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Natural Communities Management:
What comes to your mind when you read the word “land?” Deep forests? Rolling pastures? Deserts? Cities? Landfills? Real estate signs?
Land means something different to each one of us. Part of the reason is that land can serve so many different purposes: tree plantations, subdivisions, farms, shopping malls, high-rises, campgrounds, wildlife habitats, garbage dumps, baseball fields…the list is nearly endless.
Managers of natural communities on public lands set their goals according to the purpose for which the land was acquired by the government. Some are very specific; some are very broad. Private lands are managed at the discretion of the owner, within some legal limits.
Every manager must balance immediate demands with the interests of future generations. The word “sustainable” is heard in most land management discussions, although its exact meaning may be elusive.
Management aiming at a relatively narrow goal can also be good for other purposes. For example, managing for water quality can create good habitat for fish and other aquatic animals. But management may sometimes also work the other way. Emphasizing recreation can disturb sensitive species; plants get trampled and animals get driven off by excessive noise. Like many things in life, land management involves trade-offs.
Some of goals of land management include:
Water quality can be protected by keeping contaminants out of the water. In the ARROW region’s karst plains (see Geology section), the ground surface is linked directly to the drinking-water supply. Any liquid that hits the ground will end up in the underground water supply. These areas are called “recharge zones” because the underground supply is “recharged” from rain that falls there. Such areas should be managed with extreme care to prevent contamination of the water. Other land-management considerations to protect surface water quality in water bodies such as wetlands, sinkholes, ponds, lakes, and rivers include preserving vegetation in buffer zones around these water features to prevent erosion and to filter runoff from upland areas; fencing to keep grazing livestock from contaminating the water; and providing wide setbacks between surface water features and highways, parking lots, and other sources of polluted runoff. The Florida Division of Forestry’s Best Management Practices are meant to protect water quality during forestry operations (see www.fl-dof.com/Conservation/hydrology/index.html).
Forest products include pulp, which is used to make paper products; mulch for landscaping; and, of course, lumber. Other products that contain chemicals derived from wood include textiles, chewing gum, fungicides, linoleum, nail polish, ketchup, and ice cream. Growing trees requires knowledge of soils and what kinds of equipment can be used on the soil without damaging or destroying the soil structure; the requirements of various tree species for light, nutrients, and water; the role of fire; optimum tree spacing; market forecasts for forest products; and law. See the Silviculture page at www.sfrc.ufl.edu/Extension/ffws/silv.htm.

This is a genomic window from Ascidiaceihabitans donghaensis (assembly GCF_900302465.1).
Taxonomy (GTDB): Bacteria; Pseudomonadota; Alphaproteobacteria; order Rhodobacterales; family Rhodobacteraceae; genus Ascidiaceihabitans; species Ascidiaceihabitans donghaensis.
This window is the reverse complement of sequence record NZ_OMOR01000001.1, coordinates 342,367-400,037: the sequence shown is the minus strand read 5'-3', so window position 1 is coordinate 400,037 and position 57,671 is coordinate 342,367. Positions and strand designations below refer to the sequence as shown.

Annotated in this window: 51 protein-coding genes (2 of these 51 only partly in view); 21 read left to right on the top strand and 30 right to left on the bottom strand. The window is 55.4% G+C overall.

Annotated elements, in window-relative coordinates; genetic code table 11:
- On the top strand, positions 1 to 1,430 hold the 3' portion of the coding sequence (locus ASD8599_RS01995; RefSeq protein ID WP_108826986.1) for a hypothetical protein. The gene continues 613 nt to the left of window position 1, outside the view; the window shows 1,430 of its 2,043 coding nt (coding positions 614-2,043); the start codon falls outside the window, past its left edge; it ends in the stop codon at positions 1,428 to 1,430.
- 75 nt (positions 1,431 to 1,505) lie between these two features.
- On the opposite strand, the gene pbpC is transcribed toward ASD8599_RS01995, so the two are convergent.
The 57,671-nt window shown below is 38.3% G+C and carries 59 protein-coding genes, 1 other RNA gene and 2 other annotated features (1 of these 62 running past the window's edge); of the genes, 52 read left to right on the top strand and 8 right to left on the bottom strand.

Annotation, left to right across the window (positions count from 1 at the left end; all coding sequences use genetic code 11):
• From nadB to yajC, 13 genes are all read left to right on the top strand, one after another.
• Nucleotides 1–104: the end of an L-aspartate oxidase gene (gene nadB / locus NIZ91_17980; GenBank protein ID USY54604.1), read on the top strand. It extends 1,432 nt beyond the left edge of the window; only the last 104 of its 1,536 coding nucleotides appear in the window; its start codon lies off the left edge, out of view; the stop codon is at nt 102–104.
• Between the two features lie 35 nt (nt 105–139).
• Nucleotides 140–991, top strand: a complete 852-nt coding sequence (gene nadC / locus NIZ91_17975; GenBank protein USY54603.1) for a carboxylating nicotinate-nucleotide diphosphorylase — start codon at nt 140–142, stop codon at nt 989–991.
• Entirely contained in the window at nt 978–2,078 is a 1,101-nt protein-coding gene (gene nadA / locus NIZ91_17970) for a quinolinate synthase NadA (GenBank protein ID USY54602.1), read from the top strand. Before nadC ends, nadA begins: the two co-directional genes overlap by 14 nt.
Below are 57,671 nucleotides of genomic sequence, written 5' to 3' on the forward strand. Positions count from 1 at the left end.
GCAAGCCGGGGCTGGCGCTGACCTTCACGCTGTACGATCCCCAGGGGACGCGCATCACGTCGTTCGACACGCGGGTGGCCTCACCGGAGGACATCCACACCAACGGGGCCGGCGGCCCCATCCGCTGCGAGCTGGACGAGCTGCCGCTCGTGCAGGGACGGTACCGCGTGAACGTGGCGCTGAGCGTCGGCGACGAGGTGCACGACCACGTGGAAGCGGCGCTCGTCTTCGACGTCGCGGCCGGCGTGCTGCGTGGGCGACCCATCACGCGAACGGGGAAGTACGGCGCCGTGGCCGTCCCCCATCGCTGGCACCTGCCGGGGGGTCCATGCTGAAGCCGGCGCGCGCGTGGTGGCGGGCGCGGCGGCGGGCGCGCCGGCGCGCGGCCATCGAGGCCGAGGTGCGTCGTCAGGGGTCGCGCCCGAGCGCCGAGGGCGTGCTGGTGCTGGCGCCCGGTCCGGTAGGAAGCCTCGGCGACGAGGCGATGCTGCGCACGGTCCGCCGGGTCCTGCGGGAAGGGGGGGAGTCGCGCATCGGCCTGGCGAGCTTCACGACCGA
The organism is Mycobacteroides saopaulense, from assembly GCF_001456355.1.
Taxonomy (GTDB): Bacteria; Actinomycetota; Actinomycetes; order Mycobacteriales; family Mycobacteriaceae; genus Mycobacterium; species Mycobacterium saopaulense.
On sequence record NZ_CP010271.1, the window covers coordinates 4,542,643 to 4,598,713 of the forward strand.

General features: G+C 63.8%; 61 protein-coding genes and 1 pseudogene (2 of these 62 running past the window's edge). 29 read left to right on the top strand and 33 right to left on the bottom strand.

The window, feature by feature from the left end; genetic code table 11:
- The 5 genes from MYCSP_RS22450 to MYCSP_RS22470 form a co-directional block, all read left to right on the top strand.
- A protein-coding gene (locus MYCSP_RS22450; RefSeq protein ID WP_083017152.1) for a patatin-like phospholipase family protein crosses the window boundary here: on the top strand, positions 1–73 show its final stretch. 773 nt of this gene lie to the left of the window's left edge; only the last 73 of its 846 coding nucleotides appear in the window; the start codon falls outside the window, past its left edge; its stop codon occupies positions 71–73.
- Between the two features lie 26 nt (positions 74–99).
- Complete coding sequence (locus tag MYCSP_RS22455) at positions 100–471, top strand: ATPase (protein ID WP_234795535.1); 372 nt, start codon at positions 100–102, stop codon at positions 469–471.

Restoration can be done on many scales, from cleaning up trash on a wooded road to recreating entire ecosystems. One of the most ambitious restoration projects in the ARROW region is currently taking place at the privately owned Apalachicola Bluffs and Ravines Preserve north of Bristol. The Nature Conservancy (TNC) purchased the property to save the ravines that trickle into the Apalachicola River, which are home to many rare species and to plant communities more typical of northerly mountains than of Florida. TNC staff have moved the earth (literally) to turn a slash pine plantation back into the community that was there before: a longleaf pine sandhill, complete with a lush and diverse carpet of grasses and flowering herbs, and someday with fox squirrels, gopher tortoises, and black bears. Perhaps the children of the Preserve’s stewards can show their children the forest their grandparents brought back to life.
Multiple use is the goal of the U.S. Forest Service, which manages the Apalachicola National Forest. It is a legal mandate for the Forest Service, requiring the managers to balance “multiple use” of its lands. Managers must figure out how to balance demands for wood products, recreation, aesthetics, watershed protection, habitat for fish and wildlife, and historic and cultural preservation. “The mission of the USDA Forest Service is to sustain the health, diversity, and productivity of the Nation’s forests and grasslands to meet the needs of present and future generations.” www.fs.fed.us/aboutus/mission.shtml
Because some land uses are incompatible with other land uses, the process of planning multiple-use management can be likened to juggling a nearly infinite number of flaming torches. Plans must take into account the capability of the land, what the public wants now, and what the public may want in the future, legal requirements and constraints, and the agency’s budget.